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Kia’s first sports car …and no, it’s not the Stinger

2018-11-12 09:06

Ferdi de Vos

Kia Elan

Image: Wiel magazine

The new Kia Stinger GT is somewhat of an anomaly in terms of what we came to expect from the brand over the two decades it has (officially) been represented in South Africa.

The powerful four-door coupe stands in stark contrast with the rest of the Kia model range and buyers’ perceptions of the marque. Solid and reliable? Yes. Well designed and engineered? Yes.

READ: Kia Stinger GT for SA: 5 fast Korean performance cars

Sporty and fast? Not really. Exhilarating to drive? Not so much; although one needs to acknowledge the Ceed GT and its cee’d GT precursor powered by a 1.6-litre T-GDI engine now delivering 150kW, turning it into a more than lukewarm hatch. But it still is no sportscar.

Kia Elan

                                                     Image: Kia Elan roadtest: Wiel motoring magazine April 1999

The Stinger GT has been introduced here with a very specific purpose: to act as a halo model for Kia, and the Korean carmaker, celebrating its 20th anniversary in South Africa, is relying on the fastback gran turismo to attract new buyers to the brand.

Contrary to popular belief, however, the Stinger is not Kia’s first foray into the world of halo sports cars… 

The Lotus connection

Roll back the time to 1995, a couple of years before the establishment of Kia Motors locally, when the English firm Lotus Cars collaborated with the mother company in South Korea to refine the suspension setup of Kia products.

READ: Picking up where its predecessors left off - The Kia Ceed GT will set the hatchback segment alight

At the time Lotus, owned by Italian entrepreneur Romano Artioli (who also owned luxury car brand Bugatti), still produced the M100 Elan front-wheel drive two-seater convertible sports car.

1962 Lotus-Elan

                                                                     Image: Net Car Show

The model, launched in 1989 when Lotus was still under control of General Motors, was built for six years until production ended in 1995 due to high costs (it was notoriously expensive to develop and produce) and flagging sales.

However, Kia management showed interest in acquiring the production rights to the Elan – as the Seoul based company saw this as an opportunity to enter the sports car market in an inexpensive way, thereby also acquiring a halo model to help establish the brand’s fledgeling overseas operations.

Artioli, facing financial difficulties due to the insolvency of Bugatti, sold the rights to Kia (and the majority stake in Lotus to Proton) and in 1996 the Korean version of the Elan, built by Kia Motech (Kia Motor-technology) in Ansan, was unveiled.

Crucial differences

The Kia rendering of the Elan was a slight adaptation of the Peter Stevens designed M100. It featured a fibreglass composite body over a rigid steel backbone chassis and looked almost identical to the original.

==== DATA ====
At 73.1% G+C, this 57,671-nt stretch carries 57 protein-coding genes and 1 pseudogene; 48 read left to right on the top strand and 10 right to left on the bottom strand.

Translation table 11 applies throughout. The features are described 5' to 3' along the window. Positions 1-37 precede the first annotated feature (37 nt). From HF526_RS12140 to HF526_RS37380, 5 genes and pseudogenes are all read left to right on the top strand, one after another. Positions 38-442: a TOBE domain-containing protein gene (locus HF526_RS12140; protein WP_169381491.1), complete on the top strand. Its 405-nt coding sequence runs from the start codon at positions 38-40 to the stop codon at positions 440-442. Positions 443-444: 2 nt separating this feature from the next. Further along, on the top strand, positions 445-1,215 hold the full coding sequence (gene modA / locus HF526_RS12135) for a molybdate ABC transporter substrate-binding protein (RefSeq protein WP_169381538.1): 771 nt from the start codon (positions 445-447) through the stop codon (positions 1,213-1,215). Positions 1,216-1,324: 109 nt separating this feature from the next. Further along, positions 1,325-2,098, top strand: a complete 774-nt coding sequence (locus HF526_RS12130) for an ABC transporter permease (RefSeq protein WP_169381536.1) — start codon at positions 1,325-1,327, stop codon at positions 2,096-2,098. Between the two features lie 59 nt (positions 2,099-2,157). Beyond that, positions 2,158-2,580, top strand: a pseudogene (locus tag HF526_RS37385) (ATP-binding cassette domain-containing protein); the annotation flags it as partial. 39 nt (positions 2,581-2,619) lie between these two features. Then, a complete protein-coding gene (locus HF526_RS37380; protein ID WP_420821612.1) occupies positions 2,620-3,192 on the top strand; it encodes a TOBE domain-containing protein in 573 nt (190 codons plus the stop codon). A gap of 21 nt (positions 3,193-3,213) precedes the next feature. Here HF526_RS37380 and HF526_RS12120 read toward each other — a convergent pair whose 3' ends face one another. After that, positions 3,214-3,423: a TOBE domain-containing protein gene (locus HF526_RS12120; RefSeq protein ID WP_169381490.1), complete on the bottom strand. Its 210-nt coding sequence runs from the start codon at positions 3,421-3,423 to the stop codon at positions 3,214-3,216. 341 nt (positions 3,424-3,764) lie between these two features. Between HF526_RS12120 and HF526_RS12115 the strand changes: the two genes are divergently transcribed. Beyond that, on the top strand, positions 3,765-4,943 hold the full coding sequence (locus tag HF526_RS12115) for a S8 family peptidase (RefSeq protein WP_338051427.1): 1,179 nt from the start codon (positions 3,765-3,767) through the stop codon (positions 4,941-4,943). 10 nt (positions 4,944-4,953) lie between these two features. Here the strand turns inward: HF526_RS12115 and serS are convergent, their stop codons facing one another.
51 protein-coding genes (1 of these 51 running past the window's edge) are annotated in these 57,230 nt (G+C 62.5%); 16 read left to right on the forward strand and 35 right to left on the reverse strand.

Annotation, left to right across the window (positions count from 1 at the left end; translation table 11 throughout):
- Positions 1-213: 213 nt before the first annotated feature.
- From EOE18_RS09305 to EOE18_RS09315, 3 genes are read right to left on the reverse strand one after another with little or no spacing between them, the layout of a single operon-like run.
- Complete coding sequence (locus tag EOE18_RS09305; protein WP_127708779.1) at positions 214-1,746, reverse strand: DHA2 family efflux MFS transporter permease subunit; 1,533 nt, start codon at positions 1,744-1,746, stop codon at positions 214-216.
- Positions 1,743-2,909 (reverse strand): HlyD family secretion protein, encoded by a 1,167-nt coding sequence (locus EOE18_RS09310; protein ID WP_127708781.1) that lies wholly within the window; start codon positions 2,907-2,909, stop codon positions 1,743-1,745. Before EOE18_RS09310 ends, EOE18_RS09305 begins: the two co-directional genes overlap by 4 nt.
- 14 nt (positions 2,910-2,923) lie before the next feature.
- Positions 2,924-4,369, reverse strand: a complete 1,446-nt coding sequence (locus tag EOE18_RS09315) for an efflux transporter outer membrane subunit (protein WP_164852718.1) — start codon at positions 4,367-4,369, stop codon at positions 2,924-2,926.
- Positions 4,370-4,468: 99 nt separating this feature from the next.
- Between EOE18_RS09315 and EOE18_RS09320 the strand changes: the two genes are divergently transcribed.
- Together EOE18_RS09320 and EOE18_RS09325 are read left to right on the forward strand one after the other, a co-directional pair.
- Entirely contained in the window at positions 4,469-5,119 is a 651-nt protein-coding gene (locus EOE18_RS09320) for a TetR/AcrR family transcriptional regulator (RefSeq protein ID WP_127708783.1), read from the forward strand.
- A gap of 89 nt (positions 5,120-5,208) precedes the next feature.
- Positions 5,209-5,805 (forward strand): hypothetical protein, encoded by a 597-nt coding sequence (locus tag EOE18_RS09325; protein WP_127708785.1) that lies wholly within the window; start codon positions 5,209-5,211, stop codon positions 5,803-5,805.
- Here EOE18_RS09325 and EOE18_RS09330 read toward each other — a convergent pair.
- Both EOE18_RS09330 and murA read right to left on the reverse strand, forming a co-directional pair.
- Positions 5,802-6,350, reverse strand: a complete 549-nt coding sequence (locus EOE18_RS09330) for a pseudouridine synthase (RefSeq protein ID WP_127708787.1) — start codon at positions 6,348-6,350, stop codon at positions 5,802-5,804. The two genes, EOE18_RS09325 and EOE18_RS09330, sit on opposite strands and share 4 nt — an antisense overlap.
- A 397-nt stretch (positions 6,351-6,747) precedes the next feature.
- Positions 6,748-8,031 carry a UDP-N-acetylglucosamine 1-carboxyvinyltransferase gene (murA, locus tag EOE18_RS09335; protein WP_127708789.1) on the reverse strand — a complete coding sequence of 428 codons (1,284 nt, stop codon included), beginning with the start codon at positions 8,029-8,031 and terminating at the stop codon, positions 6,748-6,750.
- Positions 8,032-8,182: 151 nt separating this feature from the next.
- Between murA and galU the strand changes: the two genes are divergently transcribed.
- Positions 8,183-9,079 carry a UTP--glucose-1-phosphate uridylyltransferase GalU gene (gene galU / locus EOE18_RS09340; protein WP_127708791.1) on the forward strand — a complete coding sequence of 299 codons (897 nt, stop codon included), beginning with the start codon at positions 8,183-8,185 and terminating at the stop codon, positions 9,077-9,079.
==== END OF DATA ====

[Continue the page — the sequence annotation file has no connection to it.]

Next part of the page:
Externally, the most discernible difference was the chrome-detailed Kia taillights which replaced the Renault Alpine sourced lights of the original. However, under its fibreglass body, it was somewhat different from the archetype.

With the 121kW Isuzu 1.6-litre turbo engine in the Lotus version unavailable (as Isuzu was then GM owned), Kia equipped the Asian built Elan with its own normally aspirated T8D 1.8-litre engine (derived from a Mazda motor) developing 111kW and 190Nm. Also, in order to curtail costs, Kia used less sophisticated headlights and replaced the rear ventilated discs with solid ones.

Local test

In 1999 the newly established Kia Motors South Africa under the leadership of Ray Levine imported a left-hand drive Elan for evaluation purposes, and as I was working for Wiel magazine at the time, I got to drive it.

Having previously sampled the real M100 Elan, it was clear that the 60kg heavier and less powerful Kia version was slow (managing only 11.3 seconds in the 0-100 km/h test at the Gerotek testing facility, versus a claimed 8.3 seconds at sea level for the non-turbo Lotus model) compared to the real McCoy.

Kia Elan Engine

                                                       Image: Kia Elan roadtest: Wiel motoring magazine April 1999

It handled okay, displaying more oversteer than the Hethel built car, but engine response and the ratios and shift action of the five-speed gearbox were atrocious. Compared to the brilliant Lotus the Kia with its winged nose emblem proclaiming "Kia Motors. The Spirit of Sports Car" was in my view a "flawed diamond."

In the end, the first effort by Kia to build a sports car never made it to South Africa, as production of the Elan ended later that same year – with only around 900 examples produced.

Sportscar reloaded

After the adverse Elan experience, it took nearly two decades and the arrival of designer Peter Schreyer before Kia reconsidered the possibility of building a proper sports car.

Kia Elan

                                                       Image: Kia Elan roadtest: Wiel motoring magazine April 1999

However, this time they did not take shorts cuts, and hired Albert Biermann, former head of engineering of BMW’s M division, to develop and engineer their next contender.

Even with all the base elements already at Namyang, it took another three years and two concept cars before Kia’s second sports car – the Stinger – was unveiled last year.

It is an excellent car, a GT in the true sense… and a Kia with genuine élan. It deserves to succeed, and the initial signs are good, with eleven already retailed in a market segment dominated by fiendishly fast Germans.

Here is the original road test back in April 1999:

Wiel motoring magazine April 1999
Wiel motoring magazine April 1999
Wiel motoring magazine April 1999
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